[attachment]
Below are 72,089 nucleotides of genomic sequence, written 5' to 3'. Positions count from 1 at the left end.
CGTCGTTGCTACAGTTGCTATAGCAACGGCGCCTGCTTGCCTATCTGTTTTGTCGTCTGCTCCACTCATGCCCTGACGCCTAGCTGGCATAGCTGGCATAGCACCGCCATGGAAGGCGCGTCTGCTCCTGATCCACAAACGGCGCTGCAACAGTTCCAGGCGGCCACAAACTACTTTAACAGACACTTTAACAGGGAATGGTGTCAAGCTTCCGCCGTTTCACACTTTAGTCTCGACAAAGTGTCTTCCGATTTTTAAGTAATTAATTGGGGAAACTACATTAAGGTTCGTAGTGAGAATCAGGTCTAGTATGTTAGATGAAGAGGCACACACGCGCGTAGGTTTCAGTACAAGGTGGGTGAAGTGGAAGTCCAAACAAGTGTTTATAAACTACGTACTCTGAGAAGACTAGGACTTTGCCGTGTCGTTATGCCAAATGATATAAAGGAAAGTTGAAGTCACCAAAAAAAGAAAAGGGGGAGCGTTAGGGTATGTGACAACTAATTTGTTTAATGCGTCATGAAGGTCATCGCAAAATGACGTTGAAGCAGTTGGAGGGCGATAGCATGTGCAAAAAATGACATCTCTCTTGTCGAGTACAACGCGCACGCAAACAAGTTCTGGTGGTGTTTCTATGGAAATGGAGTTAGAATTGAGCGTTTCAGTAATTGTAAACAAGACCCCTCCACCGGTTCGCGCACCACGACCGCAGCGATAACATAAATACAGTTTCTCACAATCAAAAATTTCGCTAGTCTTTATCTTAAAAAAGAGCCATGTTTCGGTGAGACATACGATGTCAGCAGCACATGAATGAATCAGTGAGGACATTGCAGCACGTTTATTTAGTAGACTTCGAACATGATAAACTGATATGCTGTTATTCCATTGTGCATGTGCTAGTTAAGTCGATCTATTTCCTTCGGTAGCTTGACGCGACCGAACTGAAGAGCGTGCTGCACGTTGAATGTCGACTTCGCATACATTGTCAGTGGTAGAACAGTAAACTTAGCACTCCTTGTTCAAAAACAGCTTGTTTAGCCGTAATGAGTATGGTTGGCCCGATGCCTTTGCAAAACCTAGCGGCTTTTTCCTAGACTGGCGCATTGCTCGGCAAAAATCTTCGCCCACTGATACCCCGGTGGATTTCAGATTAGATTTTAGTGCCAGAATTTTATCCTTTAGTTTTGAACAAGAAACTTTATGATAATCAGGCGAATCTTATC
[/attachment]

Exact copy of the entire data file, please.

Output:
Below are 72,089 nucleotides of genomic sequence, written 5' to 3'. Positions count from 1 at the left end.
CGTCGTTGCTACAGTTGCTATAGCAACGGCGCCTGCTTGCCTATCTGTTTTGTCGTCTGCTCCACTCATGCCCTGACGCCTAGCTGGCATAGCTGGCATAGCACCGCCATGGAAGGCGCGTCTGCTCCTGATCCACAAACGGCGCTGCAACAGTTCCAGGCGGCCACAAACTACTTTAACAGACACTTTAACAGGGAATGGTGTCAAGCTTCCGCCGTTTCACACTTTAGTCTCGACAAAGTGTCTTCCGATTTTTAAGTAATTAATTGGGGAAACTACATTAAGGTTCGTAGTGAGAATCAGGTCTAGTATGTTAGATGAAGAGGCACACACGCGCGTAGGTTTCAGTACAAGGTGGGTGAAGTGGAAGTCCAAACAAGTGTTTATAAACTACGTACTCTGAGAAGACTAGGACTTTGCCGTGTCGTTATGCCAAATGATATAAAGGAAAGTTGAAGTCACCAAAAAAAGAAAAGGGGGAGCGTTAGGGTATGTGACAACTAATTTGTTTAATGCGTCATGAAGGTCATCGCAAAATGACGTTGAAGCAGTTGGAGGGCGATAGCATGTGCAAAAAATGACATCTCTCTTGTCGAGTACAACGCGCACGCAAACAAGTTCTGGTGGTGTTTCTATGGAAATGGAGTTAGAATTGAGCGTTTCAGTAATTGTAAACAAGACCCCTCCACCGGTTCGCGCACCACGACCGCAGCGATAACATAAATACAGTTTCTCACAATCAAAAATTTCGCTAGTCTTTATCTTAAAAAAGAGCCATGTTTCGGTGAGACATACGATGTCAGCAGCACATGAATGAATCAGTGAGGACATTGCAGCACGTTTATTTAGTAGACTTCGAACATGATAAACTGATATGCTGTTATTCCATTGTGCATGTGCTAGTTAAGTCGATCTATTTCCTTCGGTAGCTTGACGCGACCGAACTGAAGAGCGTGCTGCACGTTGAATGTCGACTTCGCATACATTGTCAGTGGTAGAACAGTAAACTTAGCACTCCTTGTTCAAAAACAGCTTGTTTAGCCGTAATGAGTATGGTTGGCCCGATGCCTTTGCAAAACCTAGCGGCTTTTTCCTAGACTGGCGCATTGCTCGGCAAAAATCTTCGCCCACTGATACCCCGGTGGATTTCAGATTAGATTTTAGTGCCAGAATTTTATCCTTTAGTTTTGAACAAGAAACTTTATGATAATCAGGCGAATCTTATC